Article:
Hartsfield-Jackson: two men, one vision; let’s name domestic terminal in Hartsfield’s honor

By Maria Saporta

So close. But still not close enough.

Finally there’s a branding campaign to give equal billing to two great Atlanta mayors who helped ensure the city’s status as an aviation hub.

Huge posters welcome arriving passengers as they step off the escalators to go to baggage claim on the domestic terminal.

The headline says: “Two Men, One Vision: Hartsfield-Jackson Atlanta International Airport.”

Hartsfield Jackson poster

Two Men, One Vision poster at Hartsfield- Jackson Atlanta International Airport welcoming arriving passengers (Photos by Maria Saporta)

The wall-sized posters include large portraits of Atlanta Mayor William B. Hartsfield and Atlanta Mayor Maynard H. Jackson Jr.

“Somehow, Atlanta always meets the challenge… We have been doing it and will continue in the years to come.”William B. Hartsfield, Mayor of Atlanta from 1937 to 1941 and from 1942 to 1961.

“We stand not as much as a gateway to the South but as a gateway to a new time, a new era, a new beginning for the cities of our land.” ­­– Maynard H. Jackson Jr., Mayor of Atlanta from 1974 to 1982 and from 1990 to 1994.

The purpose of the “Two Men, One Vision” campaign is to make sure both men get their due when it comes to referencing Atlanta’s airport.

Airport Atrium

Atrium at Hartsfield-Jackson’s domestic terminal

Old-time Atlantans worry that Mayor Hartsfield’s contributions to Atlanta’s ascendency as a hub of aviation gets overlooked during the modern era. It was Hartsfield who really stuck his neck out to invest millions of dollars in this new and untested mode of transportation.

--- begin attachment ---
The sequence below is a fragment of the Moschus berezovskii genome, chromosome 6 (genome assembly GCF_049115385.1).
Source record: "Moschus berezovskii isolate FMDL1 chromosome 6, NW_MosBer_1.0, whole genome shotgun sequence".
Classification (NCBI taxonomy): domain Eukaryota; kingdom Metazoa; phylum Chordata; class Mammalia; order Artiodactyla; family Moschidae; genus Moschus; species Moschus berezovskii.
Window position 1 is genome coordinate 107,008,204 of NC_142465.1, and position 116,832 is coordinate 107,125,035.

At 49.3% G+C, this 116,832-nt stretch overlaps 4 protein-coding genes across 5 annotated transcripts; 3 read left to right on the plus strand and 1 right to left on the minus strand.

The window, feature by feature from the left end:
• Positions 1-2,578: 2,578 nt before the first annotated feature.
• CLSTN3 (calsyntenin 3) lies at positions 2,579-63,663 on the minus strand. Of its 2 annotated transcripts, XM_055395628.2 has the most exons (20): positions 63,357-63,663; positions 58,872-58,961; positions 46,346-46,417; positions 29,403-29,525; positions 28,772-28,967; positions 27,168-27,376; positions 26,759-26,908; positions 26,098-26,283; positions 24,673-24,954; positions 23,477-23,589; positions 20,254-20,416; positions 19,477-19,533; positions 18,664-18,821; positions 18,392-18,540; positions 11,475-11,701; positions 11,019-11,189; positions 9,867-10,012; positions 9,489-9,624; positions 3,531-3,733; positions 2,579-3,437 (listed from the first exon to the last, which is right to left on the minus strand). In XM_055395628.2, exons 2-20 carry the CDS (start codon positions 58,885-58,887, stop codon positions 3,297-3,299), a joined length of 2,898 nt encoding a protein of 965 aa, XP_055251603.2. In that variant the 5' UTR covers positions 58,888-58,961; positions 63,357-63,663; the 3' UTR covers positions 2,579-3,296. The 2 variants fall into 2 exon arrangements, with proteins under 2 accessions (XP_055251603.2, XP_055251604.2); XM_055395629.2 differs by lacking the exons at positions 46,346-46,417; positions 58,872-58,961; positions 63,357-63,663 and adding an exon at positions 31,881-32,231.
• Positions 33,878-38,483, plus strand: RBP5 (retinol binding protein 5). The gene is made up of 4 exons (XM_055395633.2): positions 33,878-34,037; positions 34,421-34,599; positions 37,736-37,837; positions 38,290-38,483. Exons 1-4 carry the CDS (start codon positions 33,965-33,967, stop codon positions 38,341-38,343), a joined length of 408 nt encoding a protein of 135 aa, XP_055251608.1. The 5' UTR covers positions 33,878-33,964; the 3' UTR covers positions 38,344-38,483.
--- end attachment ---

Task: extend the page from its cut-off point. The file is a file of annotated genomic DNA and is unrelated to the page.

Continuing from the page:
It doesn’t help that the International Terminal is named after Maynard H. Jackson, but there is no similar designated naming in Hartsfield’s honor.

On the other hand, friends and family of Mayor Jackson have become increasingly concerned when people drop the Jackson name from the airport’s name. Sometimes people revert back to the airport’s former name before the Jackson name was added in 2003.

Hartsfield quote

William B. Hartsfield quote on the wall poster at the airport

It was Jackson who led the push to build our current airport – the first phase of which was complete in 1980. That airport design developed in Atlanta – a fishbone with a spine in the middle and multiple concourses crossing that spine – became a national model.

Jackson’s also was a ground-breaking mayor who developed a minority-majority joint venture policy during the airport’s construction – again a model that was replicated nationally.

Again, people close to Jackson do not look favorably upon headline writers who leave off the Jackson name and just say Hartsfield airport often for space reasons.

So advocates for both mayors have valid points behind why each of the larger than life personalities in Atlanta’s history deserve greater recognition. In reality, both men deserve their due.

Jackson quote

A quote from Maynard H. Jackson Jr. on the wall poster at the airport

And I applaud the Atlanta City Council and airport officials for deciding we needed a better way to brand the airport and give proper credit to both men.

The branding firm of Jones Worley and Bigelow Advertising did a fine job coming up with the campaign and tagline: “Two Men, One Vision.”

The problem is that they didn’t go far enough.

We have two terminals – a domestic terminal and an international terminal. We have two names – Hartsfield and Jackson.